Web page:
Lawmakers have proposed a remedy for this. The Respect for Marriage Act, the bill that would repeal DOMA, would offer federal level legal protections to married gay and lesbian families. This could offer them a measure of protection even in states that do not recognize their marriages.
Because DOMA singles out gay and lesbian families for exclusion from legal recognition, same-sex couples "cannot file joint federal income tax returns and take deductions available in traditional marriages," the AP article noted. "There are no spousal Social Security benefits. They can’t take advantage of the Family and Medical Leave law that protects one’s job and health insurance during emergency absences. Surviving gay spouses have no protection from estate taxes."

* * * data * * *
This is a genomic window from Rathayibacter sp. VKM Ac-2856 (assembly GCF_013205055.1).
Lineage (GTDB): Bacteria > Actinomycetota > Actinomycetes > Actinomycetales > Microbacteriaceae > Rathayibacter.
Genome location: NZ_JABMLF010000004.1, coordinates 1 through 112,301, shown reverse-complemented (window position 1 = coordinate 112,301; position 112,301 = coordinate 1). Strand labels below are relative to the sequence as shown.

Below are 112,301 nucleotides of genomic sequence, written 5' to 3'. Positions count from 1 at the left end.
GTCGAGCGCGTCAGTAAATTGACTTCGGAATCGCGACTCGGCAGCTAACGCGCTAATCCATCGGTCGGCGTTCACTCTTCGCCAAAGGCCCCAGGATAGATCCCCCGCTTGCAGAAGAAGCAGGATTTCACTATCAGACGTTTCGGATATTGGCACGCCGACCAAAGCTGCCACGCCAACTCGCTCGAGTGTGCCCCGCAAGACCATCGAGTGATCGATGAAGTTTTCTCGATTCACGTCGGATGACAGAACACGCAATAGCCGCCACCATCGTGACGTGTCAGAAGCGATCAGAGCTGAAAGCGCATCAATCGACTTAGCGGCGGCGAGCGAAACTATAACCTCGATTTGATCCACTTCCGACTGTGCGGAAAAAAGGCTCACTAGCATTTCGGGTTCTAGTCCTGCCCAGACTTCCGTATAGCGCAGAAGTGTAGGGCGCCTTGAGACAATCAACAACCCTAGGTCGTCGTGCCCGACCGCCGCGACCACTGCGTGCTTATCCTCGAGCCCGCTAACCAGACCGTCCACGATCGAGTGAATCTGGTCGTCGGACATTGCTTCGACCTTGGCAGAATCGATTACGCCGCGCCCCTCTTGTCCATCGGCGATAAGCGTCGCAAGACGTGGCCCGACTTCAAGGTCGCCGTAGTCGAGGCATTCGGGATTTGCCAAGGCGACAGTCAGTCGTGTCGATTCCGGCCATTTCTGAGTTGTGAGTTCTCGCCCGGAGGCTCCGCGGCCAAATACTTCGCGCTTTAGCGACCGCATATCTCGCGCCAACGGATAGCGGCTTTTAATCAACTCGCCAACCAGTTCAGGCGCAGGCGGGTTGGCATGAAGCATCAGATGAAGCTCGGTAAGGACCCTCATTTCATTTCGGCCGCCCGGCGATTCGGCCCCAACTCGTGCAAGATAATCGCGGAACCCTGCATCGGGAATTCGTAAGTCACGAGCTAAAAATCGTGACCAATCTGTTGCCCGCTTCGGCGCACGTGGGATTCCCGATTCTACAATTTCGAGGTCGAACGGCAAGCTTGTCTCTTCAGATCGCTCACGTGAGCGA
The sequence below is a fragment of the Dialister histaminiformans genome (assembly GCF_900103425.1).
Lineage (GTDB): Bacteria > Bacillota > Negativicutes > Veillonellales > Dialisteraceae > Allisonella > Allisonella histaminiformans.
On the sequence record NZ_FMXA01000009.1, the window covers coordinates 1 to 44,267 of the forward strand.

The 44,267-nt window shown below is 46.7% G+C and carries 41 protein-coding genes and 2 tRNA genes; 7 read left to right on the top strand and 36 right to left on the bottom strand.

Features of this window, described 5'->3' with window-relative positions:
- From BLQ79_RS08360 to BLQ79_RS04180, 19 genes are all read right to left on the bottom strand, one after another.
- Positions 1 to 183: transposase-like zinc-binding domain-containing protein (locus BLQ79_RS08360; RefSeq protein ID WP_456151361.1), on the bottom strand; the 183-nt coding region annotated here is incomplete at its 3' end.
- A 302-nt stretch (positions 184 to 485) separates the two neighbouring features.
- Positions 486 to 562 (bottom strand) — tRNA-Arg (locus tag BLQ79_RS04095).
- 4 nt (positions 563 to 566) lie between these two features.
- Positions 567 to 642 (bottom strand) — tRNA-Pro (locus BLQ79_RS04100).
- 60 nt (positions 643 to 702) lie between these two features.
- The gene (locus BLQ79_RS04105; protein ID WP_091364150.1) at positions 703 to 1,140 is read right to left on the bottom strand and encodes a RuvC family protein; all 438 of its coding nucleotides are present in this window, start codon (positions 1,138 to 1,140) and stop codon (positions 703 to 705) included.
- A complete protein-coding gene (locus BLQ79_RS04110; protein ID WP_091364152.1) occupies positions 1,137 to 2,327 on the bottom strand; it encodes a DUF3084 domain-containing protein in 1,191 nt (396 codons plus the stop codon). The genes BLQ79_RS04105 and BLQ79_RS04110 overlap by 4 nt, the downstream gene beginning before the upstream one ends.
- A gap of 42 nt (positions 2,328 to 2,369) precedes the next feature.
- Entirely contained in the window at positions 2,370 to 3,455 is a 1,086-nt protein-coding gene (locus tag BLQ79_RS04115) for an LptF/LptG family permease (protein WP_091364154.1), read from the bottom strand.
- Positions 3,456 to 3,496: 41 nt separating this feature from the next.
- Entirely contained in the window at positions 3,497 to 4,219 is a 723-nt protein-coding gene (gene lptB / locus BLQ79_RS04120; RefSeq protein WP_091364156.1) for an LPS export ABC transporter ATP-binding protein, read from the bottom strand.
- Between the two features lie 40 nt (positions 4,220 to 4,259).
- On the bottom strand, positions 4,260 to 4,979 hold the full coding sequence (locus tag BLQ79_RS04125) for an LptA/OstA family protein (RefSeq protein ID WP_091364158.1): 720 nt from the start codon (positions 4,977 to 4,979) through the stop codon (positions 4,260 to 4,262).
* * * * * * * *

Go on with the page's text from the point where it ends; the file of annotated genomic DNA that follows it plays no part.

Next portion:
All of this means that gay and lesbian families pay more out of pocket--in some cases, far more--than do heterosexual families. The economic and legal disadvantages that such families face translate into burdens that affect not only committed adults of the same gender, but also their children. Even anti-gay groups that work to prevent same-sex families from achieving legal parity have admitted as much, as when Tim Minnery admitted last summer that the anti-gay puts children of gay and lesbian parents at a financial disadvantage.
Gay and lesbian Americans and their families have gained a great deal more acceptance in recent years. For the first time, a slim majority of Americans have polled supportive of equal marriage rights for same-sex couples. The nation’s lawmakers have yet to catch up to their constituents, but there are signs that even in Washington, the people are starting to be heard.
The chair of the Senate Judiciary Committee, Sen. Patrick Leahy, a Vermont Democrat, told the AP that his own view of the law had changed in the 15 years since it was enacted.